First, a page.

St. Louis pursues 100 percent clean energy, shrugs off coal opposition

City View

St. Louis pursues 100 percent clean energy, shrugs off coal opposition

Illustration of St. Louis Gateway Arch and capital building
The Missouri city is advancing a clean energy pledge.

St. Louis lawmakers are working on a plan to get the city off of coal-fired power and switch to 100 percent clean energy by 2035.

That is no small feat for a city in the middle of coal country. Two of the world’s biggest coal producers, Peabody Energy and Arch Coal, are headquartered in St. Louis, and the city’s utility, Ameren, uses coal as its primary power generation fuel.

But times are changing.

The St. Louis Board of Aldermen in late October unanimously passed the clean-energy resolution, with support from Ameren, which has its own renewable energy plans.

"America has to do its part," Lewis Reed, the board’s president and author of the resolution, said. "You take a look at what is happening in the White House right now with President Trump pulling out of the Paris climate agreement. It is a scary thing for all of us who care about sustainability."

St. Louis has joined 43 other U.S. cities that have committed to 100 percent clean energy, and five cities that already use renewables for all their power usage, according to the Sierra Club.

Anheuser Busch InBev and Nestle Purina, both of which are headquartered in St. Louis, have committed to achieving 100 percent clean energy, along with 115 other companies including Ikea, Starbucks and Whole Foods, which have a strong retail presence in the city.

The influence of these companies appears to be offsetting that of the coal industry.

Peabody Energy unsuccessfully opposed St. Louis’ clean-energy resolution, arguing that renewable energy costs more than conventional power.

"We caution against artificial renewable standards that will increase costs and reduce reliability," Peabody stated on its website.

Meanwhile, Ameren's Missouri utility is pivoting toward wind and solar, in part because of their relatively low cost.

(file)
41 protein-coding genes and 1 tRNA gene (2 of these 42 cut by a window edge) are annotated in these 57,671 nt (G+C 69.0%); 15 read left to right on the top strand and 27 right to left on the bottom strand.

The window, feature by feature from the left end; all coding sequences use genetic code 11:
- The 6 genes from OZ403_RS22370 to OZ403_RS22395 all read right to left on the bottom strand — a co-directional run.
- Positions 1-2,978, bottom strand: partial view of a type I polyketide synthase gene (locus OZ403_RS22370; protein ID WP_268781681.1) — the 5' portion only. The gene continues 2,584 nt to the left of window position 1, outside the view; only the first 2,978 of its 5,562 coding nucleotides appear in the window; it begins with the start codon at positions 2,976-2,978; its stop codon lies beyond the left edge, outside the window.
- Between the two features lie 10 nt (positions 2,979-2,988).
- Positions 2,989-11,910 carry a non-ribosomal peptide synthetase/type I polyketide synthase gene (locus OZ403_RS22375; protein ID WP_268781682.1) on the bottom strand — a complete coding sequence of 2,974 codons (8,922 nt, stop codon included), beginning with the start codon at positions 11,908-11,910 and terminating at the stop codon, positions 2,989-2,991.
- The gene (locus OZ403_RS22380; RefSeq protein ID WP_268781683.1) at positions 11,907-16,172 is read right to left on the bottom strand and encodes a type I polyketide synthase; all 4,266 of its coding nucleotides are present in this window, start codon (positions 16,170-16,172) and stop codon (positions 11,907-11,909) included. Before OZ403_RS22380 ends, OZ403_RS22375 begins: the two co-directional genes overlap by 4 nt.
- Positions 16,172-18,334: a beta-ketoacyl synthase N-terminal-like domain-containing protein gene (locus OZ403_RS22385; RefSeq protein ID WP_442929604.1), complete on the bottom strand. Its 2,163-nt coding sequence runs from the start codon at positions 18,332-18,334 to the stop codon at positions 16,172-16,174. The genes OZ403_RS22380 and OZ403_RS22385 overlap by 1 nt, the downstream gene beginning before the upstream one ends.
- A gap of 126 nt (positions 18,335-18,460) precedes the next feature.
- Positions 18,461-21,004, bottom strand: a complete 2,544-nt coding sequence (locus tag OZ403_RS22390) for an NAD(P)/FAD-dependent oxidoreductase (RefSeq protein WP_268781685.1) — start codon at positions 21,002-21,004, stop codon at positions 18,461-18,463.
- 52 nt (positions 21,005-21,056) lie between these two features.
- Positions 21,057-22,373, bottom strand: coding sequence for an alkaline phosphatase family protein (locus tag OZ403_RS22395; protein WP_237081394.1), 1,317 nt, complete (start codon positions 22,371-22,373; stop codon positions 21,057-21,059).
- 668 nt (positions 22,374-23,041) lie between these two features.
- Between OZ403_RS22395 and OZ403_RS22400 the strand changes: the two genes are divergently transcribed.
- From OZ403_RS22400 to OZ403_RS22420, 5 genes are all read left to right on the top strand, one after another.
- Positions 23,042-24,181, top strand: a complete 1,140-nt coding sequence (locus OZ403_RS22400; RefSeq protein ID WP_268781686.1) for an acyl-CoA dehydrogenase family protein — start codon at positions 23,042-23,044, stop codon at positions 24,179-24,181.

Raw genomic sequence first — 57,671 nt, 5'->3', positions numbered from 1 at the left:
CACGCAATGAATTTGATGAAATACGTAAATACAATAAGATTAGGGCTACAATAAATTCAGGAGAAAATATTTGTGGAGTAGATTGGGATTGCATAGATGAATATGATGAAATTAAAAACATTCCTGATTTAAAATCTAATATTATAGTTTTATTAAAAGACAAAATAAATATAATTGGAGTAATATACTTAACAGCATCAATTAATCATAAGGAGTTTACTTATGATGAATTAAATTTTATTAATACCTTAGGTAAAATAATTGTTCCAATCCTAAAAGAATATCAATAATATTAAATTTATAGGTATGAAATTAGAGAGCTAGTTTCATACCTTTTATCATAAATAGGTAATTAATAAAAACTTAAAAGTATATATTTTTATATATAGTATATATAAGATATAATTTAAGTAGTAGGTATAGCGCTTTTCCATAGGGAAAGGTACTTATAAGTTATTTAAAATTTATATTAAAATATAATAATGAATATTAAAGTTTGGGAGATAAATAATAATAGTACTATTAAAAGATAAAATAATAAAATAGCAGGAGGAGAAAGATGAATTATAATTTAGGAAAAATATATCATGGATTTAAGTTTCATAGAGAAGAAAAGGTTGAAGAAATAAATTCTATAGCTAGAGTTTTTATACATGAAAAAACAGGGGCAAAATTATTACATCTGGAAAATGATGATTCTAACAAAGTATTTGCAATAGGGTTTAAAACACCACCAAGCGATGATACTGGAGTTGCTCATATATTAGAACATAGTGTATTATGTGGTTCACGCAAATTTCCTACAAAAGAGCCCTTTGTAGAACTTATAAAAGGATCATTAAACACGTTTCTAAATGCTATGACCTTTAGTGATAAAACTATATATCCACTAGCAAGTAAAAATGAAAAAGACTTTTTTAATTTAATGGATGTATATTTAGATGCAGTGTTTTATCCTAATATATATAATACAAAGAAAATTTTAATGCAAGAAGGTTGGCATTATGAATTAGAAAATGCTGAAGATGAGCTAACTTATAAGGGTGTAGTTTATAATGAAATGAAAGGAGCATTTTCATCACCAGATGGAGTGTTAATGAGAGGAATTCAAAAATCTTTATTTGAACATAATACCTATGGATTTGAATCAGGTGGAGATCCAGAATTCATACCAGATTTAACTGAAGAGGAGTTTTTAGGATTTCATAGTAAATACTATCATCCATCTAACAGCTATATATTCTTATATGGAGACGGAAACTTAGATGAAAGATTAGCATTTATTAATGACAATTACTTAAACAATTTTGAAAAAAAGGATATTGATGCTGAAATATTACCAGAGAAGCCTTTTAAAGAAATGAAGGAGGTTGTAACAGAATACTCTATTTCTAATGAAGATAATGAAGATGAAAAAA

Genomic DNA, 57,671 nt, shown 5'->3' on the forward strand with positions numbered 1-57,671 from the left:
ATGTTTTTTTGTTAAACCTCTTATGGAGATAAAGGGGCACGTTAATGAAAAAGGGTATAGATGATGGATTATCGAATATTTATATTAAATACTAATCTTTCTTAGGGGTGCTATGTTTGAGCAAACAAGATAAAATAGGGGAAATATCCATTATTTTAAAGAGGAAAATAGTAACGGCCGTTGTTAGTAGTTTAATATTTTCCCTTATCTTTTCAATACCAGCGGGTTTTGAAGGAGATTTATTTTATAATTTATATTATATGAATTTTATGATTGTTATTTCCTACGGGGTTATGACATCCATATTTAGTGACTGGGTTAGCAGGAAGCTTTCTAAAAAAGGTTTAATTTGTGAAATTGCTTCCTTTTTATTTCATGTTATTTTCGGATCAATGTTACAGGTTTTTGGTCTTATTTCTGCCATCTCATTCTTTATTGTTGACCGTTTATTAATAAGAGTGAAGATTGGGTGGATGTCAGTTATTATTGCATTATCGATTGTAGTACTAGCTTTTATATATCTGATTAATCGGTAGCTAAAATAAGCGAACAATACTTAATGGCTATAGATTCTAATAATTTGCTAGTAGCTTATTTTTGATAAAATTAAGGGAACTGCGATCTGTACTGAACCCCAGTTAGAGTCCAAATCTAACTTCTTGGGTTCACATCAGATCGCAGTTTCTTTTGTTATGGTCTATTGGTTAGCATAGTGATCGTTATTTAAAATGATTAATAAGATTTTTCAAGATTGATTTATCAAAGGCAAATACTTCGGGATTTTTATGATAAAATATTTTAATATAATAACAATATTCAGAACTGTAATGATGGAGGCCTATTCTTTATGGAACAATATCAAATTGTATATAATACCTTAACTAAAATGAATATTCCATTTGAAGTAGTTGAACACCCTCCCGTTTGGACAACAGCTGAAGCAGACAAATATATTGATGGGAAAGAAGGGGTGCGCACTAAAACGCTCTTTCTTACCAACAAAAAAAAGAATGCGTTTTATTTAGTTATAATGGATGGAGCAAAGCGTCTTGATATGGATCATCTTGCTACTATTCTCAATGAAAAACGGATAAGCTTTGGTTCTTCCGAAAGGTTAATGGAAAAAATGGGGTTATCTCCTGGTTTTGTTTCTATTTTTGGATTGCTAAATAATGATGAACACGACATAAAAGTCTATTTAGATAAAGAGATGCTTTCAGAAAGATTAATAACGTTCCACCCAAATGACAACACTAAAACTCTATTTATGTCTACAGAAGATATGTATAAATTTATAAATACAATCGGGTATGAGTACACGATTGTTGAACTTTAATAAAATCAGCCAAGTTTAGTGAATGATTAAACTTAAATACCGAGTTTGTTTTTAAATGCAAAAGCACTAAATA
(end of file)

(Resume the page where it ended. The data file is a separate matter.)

The company said in September that it would invest about $1 billion to obtain 700 megawatts of wind power generation by 2020, and add 100 megawatts of solar power over the next decade. The plan would boost the share of renewables in Ameren’s power mix to 10 percent, provide customers with clean-energy options and put the utility on a path toward its goal of cutting its greenhouse-gas emissions by 80 percent, from 2005 levels, by 2050.

The utility this week unveiled a new program that offers large commercial and municipal customers the option to buy wind power to match up to 100 percent of their average power usage.

"We share the desire for renewable energy," Michael Moehn, president of Ameren’s Missouri utility, said in a statement.

Missouri has 659 megawatts of installed wind-power capacity (PDF), less than one-tenth the amount that neighboring Iowa and Oklahoma each have, according to the American Wind Energy Association.

The state has solid wind-power potential, particularly in the western and northern areas, according to wind resource maps published by the National Renewable Energy Lab. 

A buildout of wind and solar would help drive down Missouri’s carbon dioxide emissions from power generation, which reached 68 million metric tons in 2015, eighth highest among U.S. states, according to the Energy Department.

St. Louis’ clean-energy plan, scheduled to be drafted by the end of 2018, likely will include boosting energy efficiency in buildings, installing bike sharing and encouraging construction of electric-vehicle charging infrastructure, Reed said.

Cities will play a major role in cutting greenhouse gas emissions to keep global temperatures from rising more than 1.5 degrees Celsius, according to a report by C40 Cities and the McKinsey Center for Business and the Environment. Cities will achieve reductions by buying renewable energy from afar and installing distributed clean power generation, such as solar panels, boosting use of mass transit, bicycling and walking to cut transportation emissions, requiring new buildings to be more energy efficient and diverting waste from landfills and incinerators, according to the report.